Assessment | Biopsychology | Comparative | Cognitive | Developmental | Language | Individual differences | Personality | Philosophy | Social |
Methods | Statistics | Clinical | Educational | Industrial | Professional items | World psychology |

Biological: Behavioural genetics · Evolutionary psychology · Neuroanatomy · Neurochemistry · Neuroendocrinology · Neuroscience · Psychoneuroimmunology · Physiological Psychology · Psychopharmacology (Index, Outline)

File:Bilateral Sciatic Neurography.jpg

Bilateral Split Sciatic Nerve

Magnetic resonance neurography (MRN) is the direct imaging of nerves in the body using special modifications of magnetic resonance imaging. The technique obtains a true detailed image of a nerve in which the resonance signal arises from in the nerve itself rather than from surrounding tissues or from fat in the nerve lining. Because of the intraneural source of the image signal, the image provides a medically useful set of information about the internal state of the nerve such as the presence of irritation, nerve swelling (edema), compression, pinch or injury. Standard MR images can show the outline of some nerves in portions of their courses but don't show the intrinsic signal from nerve water. MR Neurography is used to evaluate major nerve compressions such as those affecting the sciatic nerve (e.g. piriformis syndrome), the brachial plexus nerves (e.g. thoracic outlet syndrome), the pudendal nerve, or virtually any named nerve in the body. A related technique for imaging neural tracts in the brain and spinal cord is called magnetic resonance tractography or diffusion tensor imaging.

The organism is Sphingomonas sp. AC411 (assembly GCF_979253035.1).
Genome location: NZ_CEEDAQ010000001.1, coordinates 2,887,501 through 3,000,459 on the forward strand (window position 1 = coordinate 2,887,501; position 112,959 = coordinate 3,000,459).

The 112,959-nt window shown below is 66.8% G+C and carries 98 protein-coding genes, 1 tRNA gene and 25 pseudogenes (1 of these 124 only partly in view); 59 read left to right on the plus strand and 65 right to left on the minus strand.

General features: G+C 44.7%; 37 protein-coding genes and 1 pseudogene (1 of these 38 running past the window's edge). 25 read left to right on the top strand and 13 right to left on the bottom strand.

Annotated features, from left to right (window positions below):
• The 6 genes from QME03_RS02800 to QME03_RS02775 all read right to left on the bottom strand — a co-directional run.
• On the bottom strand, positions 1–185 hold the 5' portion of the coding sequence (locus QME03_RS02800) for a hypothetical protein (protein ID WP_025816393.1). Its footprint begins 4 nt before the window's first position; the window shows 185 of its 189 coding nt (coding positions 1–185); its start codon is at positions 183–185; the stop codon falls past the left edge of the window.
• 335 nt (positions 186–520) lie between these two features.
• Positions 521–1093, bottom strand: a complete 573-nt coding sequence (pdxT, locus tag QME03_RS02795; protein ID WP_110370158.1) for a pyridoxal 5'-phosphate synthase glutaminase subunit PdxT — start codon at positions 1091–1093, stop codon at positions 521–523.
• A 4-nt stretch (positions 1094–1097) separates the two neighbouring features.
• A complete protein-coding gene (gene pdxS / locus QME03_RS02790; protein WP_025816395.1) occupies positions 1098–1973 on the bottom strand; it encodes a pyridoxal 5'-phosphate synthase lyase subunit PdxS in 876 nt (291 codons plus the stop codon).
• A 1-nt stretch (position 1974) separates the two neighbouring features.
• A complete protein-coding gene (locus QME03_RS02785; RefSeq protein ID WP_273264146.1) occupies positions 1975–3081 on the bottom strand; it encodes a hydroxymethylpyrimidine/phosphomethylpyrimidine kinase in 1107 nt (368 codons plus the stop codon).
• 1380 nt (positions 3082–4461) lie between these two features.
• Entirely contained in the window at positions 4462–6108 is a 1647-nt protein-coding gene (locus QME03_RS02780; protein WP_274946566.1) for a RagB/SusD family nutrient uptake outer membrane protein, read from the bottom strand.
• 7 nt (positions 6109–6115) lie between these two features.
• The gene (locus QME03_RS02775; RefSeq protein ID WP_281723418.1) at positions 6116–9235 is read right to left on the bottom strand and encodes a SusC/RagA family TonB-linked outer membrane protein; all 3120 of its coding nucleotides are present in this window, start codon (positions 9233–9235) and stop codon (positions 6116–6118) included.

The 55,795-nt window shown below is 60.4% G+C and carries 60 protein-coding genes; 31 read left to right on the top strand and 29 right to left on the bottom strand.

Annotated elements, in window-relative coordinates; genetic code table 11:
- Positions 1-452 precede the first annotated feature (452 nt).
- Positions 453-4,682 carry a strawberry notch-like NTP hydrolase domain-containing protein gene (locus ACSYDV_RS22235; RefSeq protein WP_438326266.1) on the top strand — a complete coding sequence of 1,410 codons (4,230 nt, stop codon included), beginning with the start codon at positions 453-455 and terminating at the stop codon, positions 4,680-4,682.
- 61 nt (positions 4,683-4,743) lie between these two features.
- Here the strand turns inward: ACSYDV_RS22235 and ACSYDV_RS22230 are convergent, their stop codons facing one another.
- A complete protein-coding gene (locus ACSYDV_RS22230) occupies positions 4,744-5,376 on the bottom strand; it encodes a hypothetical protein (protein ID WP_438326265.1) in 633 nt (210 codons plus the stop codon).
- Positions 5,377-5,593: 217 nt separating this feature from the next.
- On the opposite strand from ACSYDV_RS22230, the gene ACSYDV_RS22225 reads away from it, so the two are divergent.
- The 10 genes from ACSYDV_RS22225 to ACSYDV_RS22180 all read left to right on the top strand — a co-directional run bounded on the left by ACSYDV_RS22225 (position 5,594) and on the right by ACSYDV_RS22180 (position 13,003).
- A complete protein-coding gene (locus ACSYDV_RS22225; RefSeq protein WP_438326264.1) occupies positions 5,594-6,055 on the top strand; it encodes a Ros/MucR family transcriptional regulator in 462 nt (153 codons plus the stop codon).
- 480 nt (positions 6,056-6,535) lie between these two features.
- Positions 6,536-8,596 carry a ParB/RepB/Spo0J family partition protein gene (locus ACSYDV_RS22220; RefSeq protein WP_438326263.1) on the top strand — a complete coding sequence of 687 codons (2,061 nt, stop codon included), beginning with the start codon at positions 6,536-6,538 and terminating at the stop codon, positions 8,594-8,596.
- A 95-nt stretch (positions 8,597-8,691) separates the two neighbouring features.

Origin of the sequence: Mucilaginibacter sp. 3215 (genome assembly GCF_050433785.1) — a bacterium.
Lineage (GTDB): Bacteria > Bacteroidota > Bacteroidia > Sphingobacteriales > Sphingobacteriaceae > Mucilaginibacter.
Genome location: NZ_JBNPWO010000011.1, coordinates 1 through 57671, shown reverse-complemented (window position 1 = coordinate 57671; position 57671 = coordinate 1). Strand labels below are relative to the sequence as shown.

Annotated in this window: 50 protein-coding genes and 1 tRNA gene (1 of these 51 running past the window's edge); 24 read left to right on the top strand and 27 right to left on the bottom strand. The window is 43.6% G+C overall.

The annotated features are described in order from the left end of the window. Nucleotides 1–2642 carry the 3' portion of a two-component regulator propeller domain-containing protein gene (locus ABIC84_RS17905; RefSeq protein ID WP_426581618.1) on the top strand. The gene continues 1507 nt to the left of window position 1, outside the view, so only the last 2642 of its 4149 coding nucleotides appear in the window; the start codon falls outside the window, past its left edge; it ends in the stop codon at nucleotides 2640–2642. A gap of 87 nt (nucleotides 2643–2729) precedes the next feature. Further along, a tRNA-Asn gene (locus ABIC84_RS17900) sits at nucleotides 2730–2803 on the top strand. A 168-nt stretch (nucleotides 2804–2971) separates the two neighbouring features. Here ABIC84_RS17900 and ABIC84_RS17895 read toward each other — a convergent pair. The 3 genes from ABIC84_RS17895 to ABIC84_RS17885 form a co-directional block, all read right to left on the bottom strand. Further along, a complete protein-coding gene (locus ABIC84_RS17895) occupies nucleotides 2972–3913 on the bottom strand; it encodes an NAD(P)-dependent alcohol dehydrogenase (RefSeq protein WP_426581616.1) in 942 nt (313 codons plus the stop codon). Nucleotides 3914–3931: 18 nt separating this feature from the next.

History and physical basis[edit | edit source]